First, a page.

There were, to be sure, many logistical snafus in the get-out-the-vote operations mounted by the various third-party groups -- some major, most relatively minor. The most serious limitation seems to have been built into the design of the campaign: Because the third-party groups were barred under campaign finance regulations from coordinating their efforts with John Kerry's official campaign, the entire liberal get-out-the-vote operation could never have proceeded as a coherent whole. Unlike the GOP effort, the Democratic campaign was intrinsically divided, split between two sides who weren't allowed to speak to each other.

Despite those limitations, though, the core gambit worked: Hard as it may be to believe (and it is hard), the numbers prove that that San Franciscans and New Yorkers met with some success in their attempts to persuade Clevelanders and Miamians to go to the polls for Kerry. As Democrats remake their party, it would be a shame for them to discount the work of the activists, or to fail to keep the activist spirit kindled. Glitches can be fixed, and logistical failures can be addressed. Imagine what might have been had these groups not become involved in this political cycle.

"Look at what happened the last time a liberal Democrat from Massachusetts won the nomination," notes Donald Green, the Yale political scientist whose research on get-out-the-vote efforts served as the blueprint for the liberal groups' mobilization drive. "That was Michael Dukakis -- he lost decisively.... The fact that John Kerry did as well as he did is only attributable to the incredible ground effort that the Democrats were able to muster." The third-party groups, in other words, profoundly altered the physics of the presidential race. Without them, it would have been a blowout.

In the spring of 2004, Moira DeNike, a sociology grad student and dance instructor in San Francisco, attended her first John Kerry Meetup. She wasn't overly impressed with what she saw. "I thought, this is nice if you're looking for a bunch of people to talk about how we all agree that Kerry should win," she says. DeNike, who was a political naif but nevertheless dead set on unseating the president, felt she needed a more constructive experience, something hands-on. After a bull session with a dancer friend, she hatched a plan -- to raise a lot of money to send a lot of people to Florida, where they would help register a lot of new voters for Kerry -- and a name: Dancers for Democracy. The money would come from dance -- DeNike organized a series of dance-oriented fundraisers (an all-day workshop, a buffet dinner with dancing as dessert) which raised several thousand dollars, enough to send six people to Miami in the weeks approaching Florida's Oct. 4 voter-registration deadline.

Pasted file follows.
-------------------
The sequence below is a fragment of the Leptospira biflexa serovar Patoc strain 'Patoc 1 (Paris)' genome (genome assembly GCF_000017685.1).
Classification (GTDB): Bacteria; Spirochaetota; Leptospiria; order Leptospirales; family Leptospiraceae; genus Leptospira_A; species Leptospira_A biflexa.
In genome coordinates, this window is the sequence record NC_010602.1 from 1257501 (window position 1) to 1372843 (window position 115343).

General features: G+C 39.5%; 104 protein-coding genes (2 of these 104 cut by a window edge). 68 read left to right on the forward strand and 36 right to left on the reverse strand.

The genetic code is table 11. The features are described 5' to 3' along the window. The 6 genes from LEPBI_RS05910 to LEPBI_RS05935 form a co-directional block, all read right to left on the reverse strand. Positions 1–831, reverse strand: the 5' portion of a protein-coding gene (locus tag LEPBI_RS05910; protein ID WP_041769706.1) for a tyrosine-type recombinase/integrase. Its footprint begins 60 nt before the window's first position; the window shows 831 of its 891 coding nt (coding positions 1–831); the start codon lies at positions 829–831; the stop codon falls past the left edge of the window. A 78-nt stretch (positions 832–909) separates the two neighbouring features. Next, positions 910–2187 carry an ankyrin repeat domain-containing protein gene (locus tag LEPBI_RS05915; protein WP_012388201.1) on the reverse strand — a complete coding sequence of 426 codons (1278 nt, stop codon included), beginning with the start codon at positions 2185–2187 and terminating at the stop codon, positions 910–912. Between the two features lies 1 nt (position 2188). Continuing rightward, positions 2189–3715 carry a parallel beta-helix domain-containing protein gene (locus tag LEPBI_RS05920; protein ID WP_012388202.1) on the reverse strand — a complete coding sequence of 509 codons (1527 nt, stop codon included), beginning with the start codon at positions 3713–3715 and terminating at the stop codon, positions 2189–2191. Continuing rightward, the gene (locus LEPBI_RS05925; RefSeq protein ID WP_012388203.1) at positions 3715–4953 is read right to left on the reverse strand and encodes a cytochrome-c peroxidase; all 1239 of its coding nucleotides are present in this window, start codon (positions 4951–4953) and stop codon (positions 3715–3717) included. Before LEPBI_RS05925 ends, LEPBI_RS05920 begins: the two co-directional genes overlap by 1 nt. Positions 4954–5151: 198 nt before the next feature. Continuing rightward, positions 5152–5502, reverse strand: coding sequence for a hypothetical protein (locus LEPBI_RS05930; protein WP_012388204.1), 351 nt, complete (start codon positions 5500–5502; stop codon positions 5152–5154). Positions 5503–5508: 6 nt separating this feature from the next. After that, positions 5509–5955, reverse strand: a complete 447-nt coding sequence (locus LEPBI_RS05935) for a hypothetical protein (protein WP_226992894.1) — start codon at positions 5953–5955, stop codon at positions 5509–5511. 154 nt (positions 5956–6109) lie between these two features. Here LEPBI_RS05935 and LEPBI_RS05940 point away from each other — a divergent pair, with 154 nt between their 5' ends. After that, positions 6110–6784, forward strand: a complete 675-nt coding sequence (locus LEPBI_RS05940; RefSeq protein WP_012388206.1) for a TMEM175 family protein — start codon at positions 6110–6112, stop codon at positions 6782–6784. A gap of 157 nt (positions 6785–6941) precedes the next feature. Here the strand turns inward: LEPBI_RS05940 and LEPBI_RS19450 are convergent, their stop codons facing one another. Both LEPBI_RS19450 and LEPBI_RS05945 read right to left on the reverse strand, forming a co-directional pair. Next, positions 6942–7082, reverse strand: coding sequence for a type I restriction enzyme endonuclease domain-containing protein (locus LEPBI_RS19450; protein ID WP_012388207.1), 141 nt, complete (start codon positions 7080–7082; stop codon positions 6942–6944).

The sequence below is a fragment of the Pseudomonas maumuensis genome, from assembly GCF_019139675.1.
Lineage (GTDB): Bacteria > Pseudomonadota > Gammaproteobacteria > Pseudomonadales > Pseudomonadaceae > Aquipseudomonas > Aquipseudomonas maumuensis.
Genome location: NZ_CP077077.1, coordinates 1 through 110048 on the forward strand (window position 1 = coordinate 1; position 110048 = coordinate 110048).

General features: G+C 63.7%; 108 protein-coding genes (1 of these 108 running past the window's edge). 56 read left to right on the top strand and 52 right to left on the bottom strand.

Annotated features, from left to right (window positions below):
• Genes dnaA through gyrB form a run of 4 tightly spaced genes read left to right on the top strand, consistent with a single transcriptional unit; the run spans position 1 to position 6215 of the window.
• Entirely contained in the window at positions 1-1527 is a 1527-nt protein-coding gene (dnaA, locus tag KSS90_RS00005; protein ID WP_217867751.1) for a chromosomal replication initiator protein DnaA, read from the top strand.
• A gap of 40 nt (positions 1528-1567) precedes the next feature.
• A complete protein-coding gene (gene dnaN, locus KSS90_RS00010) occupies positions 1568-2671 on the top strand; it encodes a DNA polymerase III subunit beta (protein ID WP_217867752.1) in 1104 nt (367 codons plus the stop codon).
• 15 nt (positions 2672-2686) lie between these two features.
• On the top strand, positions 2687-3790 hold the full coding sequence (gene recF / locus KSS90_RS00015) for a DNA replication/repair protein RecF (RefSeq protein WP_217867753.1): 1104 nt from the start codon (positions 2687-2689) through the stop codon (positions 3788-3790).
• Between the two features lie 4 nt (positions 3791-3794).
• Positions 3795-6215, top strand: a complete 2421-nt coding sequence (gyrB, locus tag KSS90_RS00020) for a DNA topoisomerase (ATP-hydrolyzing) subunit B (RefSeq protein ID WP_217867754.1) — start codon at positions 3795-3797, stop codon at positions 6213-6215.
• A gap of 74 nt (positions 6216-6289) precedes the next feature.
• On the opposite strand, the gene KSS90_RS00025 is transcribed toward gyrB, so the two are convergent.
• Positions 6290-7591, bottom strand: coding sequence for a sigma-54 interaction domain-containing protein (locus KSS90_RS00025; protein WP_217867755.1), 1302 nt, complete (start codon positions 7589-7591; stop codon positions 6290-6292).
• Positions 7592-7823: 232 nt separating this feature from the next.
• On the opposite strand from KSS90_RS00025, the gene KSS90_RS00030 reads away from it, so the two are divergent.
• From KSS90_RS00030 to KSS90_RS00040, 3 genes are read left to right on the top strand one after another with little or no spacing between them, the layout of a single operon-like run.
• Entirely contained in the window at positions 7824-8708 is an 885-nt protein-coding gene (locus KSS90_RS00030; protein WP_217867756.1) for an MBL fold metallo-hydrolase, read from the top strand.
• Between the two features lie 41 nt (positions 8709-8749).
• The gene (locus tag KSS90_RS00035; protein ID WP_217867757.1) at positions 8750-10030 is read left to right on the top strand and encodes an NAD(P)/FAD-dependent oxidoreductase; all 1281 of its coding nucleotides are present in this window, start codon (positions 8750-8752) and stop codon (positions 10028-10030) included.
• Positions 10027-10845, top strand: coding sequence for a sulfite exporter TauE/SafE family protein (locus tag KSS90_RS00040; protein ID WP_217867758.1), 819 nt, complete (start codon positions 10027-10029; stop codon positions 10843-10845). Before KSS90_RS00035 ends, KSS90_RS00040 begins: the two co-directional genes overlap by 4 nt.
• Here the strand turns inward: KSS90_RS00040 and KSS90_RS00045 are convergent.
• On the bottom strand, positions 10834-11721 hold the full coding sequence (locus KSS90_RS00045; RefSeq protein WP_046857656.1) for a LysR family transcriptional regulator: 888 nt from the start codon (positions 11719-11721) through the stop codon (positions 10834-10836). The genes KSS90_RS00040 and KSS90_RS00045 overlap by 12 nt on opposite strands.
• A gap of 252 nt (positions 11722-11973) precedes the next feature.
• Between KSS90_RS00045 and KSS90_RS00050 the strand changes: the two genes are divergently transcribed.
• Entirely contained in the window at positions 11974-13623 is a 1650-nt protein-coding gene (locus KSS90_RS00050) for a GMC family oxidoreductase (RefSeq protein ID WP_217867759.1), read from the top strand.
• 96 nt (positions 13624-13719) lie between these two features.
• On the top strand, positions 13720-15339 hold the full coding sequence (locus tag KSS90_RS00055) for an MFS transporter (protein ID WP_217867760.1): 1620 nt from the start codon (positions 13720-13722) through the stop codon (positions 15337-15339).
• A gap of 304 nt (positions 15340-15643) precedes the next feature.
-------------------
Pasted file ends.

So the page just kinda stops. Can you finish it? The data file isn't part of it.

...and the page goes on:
There's something undeniably inspiring, in a "Mr. Smith Goes to Washington" kind of way, about DeNike's entrepreneurial voter-mobilization enterprise. There's a bit of hubris in it, too. Why did DeNike believe that she, personally, would be able to persuade people in Florida to register to vote? Why did she assume that she was even needed in Florida -- that she, a dancer with no political experience, could become an asset to a major national political campaign?

Those are important questions, because what DeNike and thousands of other activists like her did during the 2004 campaign was in some sense not normal. In recent American elections, ordinary voters have not often set up their own political shops, raised their own funds, and sought out flaws in the system that they believed they could fix themselves. Of course, people have always volunteered in political campaigns, especially during tense political times -- but the scale and scope of what we saw this year, and especially the sense the volunteers had that their own contributions might make a critical difference in the outcome, were novel.

DeNike says she felt a sense of mission, a thought that you hear from many volunteers across the land. She knew she could make a real difference in a swing state. "I felt like there might be a lot of people who would feel disenfranchised [in Florida], and I read somewhere that most people who don't vote, don't vote because they've never been asked to." DeNike believed that if she asked them, they would vote.